A study of e-scooter crashes during a three-month period in Austin, Texas showed nearly half resulted in head injuries and almost no one was wearing a helmet, according to research released Thursday at a Centers for Disease Control conference in Atlanta.
The study of the dockless e-scooters, similar to ones that just returned to the streets of Portland, was conducted between Sept. 5 and Nov. 18, 2018 in the Texas state capital.
The study cautioned that data on e-scooter crashes nationwide is limited even as rental programs begin to spread.
The researchers culled Austin Emergency Medical Service reports and narratives that contained the word "scooter" and systemic complaints in the Austin Public Health files. A list of individuals involved in crashes were then sent questionnaires, called or e-mailed.
Of 271 people contacted, 158 agreed to interviews and 130 confirmed they were in an e-scooter crash.
Of that latter group, half were male. The median age was 29. Some 45 percent had head injuries, 27 percent had upper extremity fractures and 12 percent a lower extremity fracture. One in 5 was hospitalized.
Half the crashes were on the street and 18 percent involved a motorized vehicle. Some 29 percent were first-time riders. Fewer than 1 percent of riders reported wearing a helmet.
"A high proportion of e-scooter related injuries involved potentially preventable risk factors, such as lack of helmet use, or motor vehicle interaction," the study concluded. "Interventions aimed at these risks and education to first-time riders could potentially reduce injury incidence and severity."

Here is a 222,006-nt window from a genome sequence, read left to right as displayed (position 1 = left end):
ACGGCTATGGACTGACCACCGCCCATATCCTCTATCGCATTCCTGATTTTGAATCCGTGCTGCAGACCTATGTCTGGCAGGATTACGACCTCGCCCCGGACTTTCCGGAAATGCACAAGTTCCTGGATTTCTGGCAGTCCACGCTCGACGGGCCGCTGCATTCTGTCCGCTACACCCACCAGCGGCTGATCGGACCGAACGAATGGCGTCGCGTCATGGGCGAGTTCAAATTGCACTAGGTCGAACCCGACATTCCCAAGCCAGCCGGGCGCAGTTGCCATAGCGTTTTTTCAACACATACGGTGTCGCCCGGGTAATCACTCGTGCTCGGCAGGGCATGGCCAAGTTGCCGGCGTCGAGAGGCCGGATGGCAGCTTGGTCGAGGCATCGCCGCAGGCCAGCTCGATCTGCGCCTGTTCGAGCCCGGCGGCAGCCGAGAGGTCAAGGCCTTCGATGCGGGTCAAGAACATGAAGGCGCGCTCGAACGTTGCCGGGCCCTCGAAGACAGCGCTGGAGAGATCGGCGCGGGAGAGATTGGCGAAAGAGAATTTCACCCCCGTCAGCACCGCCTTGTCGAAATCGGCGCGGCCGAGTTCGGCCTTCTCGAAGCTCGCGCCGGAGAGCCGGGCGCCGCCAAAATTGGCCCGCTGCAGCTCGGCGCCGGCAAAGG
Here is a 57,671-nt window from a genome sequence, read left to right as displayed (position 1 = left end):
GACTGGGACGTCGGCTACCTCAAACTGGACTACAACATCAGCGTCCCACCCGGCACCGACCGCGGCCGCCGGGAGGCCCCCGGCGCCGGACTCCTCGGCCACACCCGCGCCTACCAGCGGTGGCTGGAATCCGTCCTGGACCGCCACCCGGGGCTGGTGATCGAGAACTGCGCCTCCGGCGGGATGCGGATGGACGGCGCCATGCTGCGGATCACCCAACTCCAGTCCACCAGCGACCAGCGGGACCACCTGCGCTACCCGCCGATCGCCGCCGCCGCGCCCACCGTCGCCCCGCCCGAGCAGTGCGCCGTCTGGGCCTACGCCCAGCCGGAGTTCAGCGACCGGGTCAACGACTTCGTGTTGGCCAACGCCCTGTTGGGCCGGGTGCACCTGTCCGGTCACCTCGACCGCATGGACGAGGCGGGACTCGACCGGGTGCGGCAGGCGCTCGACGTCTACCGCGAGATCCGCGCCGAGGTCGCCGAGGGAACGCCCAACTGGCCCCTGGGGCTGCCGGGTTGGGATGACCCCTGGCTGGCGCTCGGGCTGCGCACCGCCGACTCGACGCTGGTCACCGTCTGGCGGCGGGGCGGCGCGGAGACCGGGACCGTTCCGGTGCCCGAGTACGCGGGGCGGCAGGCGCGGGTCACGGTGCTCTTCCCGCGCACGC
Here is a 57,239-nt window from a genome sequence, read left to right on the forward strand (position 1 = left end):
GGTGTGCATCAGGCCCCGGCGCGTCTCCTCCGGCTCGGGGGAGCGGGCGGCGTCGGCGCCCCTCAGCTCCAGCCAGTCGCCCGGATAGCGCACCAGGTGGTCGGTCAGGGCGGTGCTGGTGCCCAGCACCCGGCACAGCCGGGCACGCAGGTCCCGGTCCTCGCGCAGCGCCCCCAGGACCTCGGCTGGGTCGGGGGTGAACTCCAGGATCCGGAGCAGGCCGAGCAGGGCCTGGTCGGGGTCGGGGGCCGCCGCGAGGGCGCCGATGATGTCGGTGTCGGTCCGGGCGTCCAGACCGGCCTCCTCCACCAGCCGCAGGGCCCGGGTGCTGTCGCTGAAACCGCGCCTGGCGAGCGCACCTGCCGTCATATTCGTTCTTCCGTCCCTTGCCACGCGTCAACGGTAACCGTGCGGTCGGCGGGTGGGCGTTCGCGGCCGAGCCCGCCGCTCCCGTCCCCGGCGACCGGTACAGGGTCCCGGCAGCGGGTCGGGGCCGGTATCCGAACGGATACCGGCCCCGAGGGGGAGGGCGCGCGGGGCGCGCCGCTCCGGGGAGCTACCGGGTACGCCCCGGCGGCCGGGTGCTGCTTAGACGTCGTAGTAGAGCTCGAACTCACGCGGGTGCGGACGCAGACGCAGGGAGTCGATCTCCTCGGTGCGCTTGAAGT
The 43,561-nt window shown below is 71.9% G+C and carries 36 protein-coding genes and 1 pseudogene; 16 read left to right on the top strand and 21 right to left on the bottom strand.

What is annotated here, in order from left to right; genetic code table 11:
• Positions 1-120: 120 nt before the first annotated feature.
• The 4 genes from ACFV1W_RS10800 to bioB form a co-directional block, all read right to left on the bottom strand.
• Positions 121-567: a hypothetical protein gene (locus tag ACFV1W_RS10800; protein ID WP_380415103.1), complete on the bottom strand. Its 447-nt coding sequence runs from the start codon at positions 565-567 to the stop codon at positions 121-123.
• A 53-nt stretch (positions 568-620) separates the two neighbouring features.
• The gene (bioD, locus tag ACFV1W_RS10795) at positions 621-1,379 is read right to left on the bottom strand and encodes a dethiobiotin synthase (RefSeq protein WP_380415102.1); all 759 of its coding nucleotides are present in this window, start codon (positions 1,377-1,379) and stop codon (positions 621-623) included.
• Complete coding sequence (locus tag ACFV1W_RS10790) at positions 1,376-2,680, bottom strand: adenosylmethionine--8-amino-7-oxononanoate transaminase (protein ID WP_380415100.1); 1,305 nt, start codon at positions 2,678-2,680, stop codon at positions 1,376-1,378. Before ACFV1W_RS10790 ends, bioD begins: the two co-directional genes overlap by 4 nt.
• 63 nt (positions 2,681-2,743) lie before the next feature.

E-scooters re-appeared on Portland city streets in late April in the second year of an experimental phase on their feasibility.
KGW traffic reporter Chris McGinness reached out to viewers for their take on e-scooters coming back to Portland city streets.
CNBC reported last March that the University of San Diego Medical Center tracked severe injuries admitted to its trauma center for 18 months.
Dr. Leslie Kobayashi, associate professor of surgery, said the center has admitted 42 patients for e-scooter related injuries in the past year, CNBC reported.
Ninety-eight percent of patients were not wearing a helmet. Forty-eight percent had a blood alcohol level above the legal limit for intoxication and 52 percent tested for an illicit substance, CNBC reported.